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After School Programs

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NEWS
By Mona Shadia | May 14, 2010
Without after-school programs, Councilwoman Katrina Foley says, life in Costa Mesa would not be the same. The city-sponsored program at 11 school sites citywide, known as the Recreation on Campus for Kids after School (ROCKS), face elimination as the city grapples with a budget deficit. “I think it will dramatically change the qualify of life in Costa Mesa for families,” she said. “We’ve had these after-school programs sponsored for decades in our community.
NEWS
By Hannah Fry | February 19, 2014
The Boys & Girls Club of the Harbor Area, which serves Costa Mesa, Newport Beach and Irvine, launched its annual fundraising campaign Tuesday with the goal of raising $110,000 in the next six weeks. The campaign, "It Just Takes One," received its first donation - a $70,000 matching gift - from Newport Beach philanthropist David Pyle, according to a news release. Pyle is the founder and chief executive of American Career College and the executive chairman of the board of West Coast University.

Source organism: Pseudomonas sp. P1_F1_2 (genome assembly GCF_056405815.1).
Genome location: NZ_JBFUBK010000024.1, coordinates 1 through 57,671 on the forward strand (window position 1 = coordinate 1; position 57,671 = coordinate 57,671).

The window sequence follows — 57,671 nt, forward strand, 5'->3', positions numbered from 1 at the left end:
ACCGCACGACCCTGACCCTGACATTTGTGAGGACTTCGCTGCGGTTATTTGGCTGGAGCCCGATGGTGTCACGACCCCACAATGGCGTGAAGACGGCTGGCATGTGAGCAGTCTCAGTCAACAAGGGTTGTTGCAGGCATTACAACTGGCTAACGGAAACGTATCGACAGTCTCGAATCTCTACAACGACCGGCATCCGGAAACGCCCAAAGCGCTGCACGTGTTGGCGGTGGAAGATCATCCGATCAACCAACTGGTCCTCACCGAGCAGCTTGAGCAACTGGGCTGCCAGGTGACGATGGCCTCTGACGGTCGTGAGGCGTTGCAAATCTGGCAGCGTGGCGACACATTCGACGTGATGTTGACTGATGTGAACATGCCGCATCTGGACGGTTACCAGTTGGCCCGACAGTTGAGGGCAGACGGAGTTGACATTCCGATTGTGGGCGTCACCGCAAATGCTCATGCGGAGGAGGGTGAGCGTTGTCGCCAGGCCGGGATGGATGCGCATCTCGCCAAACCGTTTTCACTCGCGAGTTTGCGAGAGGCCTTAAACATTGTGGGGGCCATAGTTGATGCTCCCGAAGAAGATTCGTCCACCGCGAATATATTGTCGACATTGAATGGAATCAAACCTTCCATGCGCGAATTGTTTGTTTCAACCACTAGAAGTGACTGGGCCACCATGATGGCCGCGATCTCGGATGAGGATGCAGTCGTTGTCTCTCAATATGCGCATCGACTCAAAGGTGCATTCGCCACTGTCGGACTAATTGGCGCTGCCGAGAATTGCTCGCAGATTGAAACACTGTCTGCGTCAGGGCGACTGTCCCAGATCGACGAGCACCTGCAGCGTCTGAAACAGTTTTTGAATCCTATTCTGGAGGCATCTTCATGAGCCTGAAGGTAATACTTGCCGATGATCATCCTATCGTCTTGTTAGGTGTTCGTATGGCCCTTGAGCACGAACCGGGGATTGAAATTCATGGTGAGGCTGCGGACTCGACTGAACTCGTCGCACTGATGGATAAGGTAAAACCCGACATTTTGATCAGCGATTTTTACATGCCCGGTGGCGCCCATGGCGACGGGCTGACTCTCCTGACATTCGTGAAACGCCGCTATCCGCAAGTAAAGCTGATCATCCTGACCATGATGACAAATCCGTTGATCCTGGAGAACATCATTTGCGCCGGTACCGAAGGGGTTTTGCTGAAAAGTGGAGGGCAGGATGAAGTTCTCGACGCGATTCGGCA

NEWS
October 31, 2002
"We work with teachers because they are the backbone of our district. We consult them so they will buy into what we are planning." -- SERENE STOKES, on the role of the school board "As the father of two sons, I know it's a very sensitive question for parents. It's pretty obvious that the school board has to be responsive to what parents want. I wouldn't go beyond the state law." -- TOM EGAN, on sex education "I disagree that our students are being educated to go to Wal-Mart.
NEWS
February 21, 2003
Deirdre Newman Councilman Gary Monahan succeeded in ferreting out what he considered fluff from the City Council's community objectives. On Tuesday, Monahan convinced his colleagues to remove a host of items from the city's priority list to save precious city funds. The state faces a $35-billion deficit, and Costa Mesa, like cities throughout the state, can expect a loss of millions of dollars when the 2003-04 budget is adopted later this year. Gone are objectives such as pursuing funding and construction of a compressed natural gas facility and the expansion of after-school programs to the middle and high schools.
BUSINESS
September 19, 2007
Hi-Time Wine Cellars in Costa Mesa on Tuesday presented the Boys and Girls Club with a $7,500 check from a recent 50th anniversary chili cook-off. The wine retailer invited local businesses Aug. 26 to the fundraiser. Salesman and event organizer Jeff McKinney said he expected two vendors to contribute an additional $2,500, boosting the total to $10,000. Dan Monahan, executive director of the Harbor Area Boys and Girls Club, said the funds go toward after-school programs, supplies and even staff.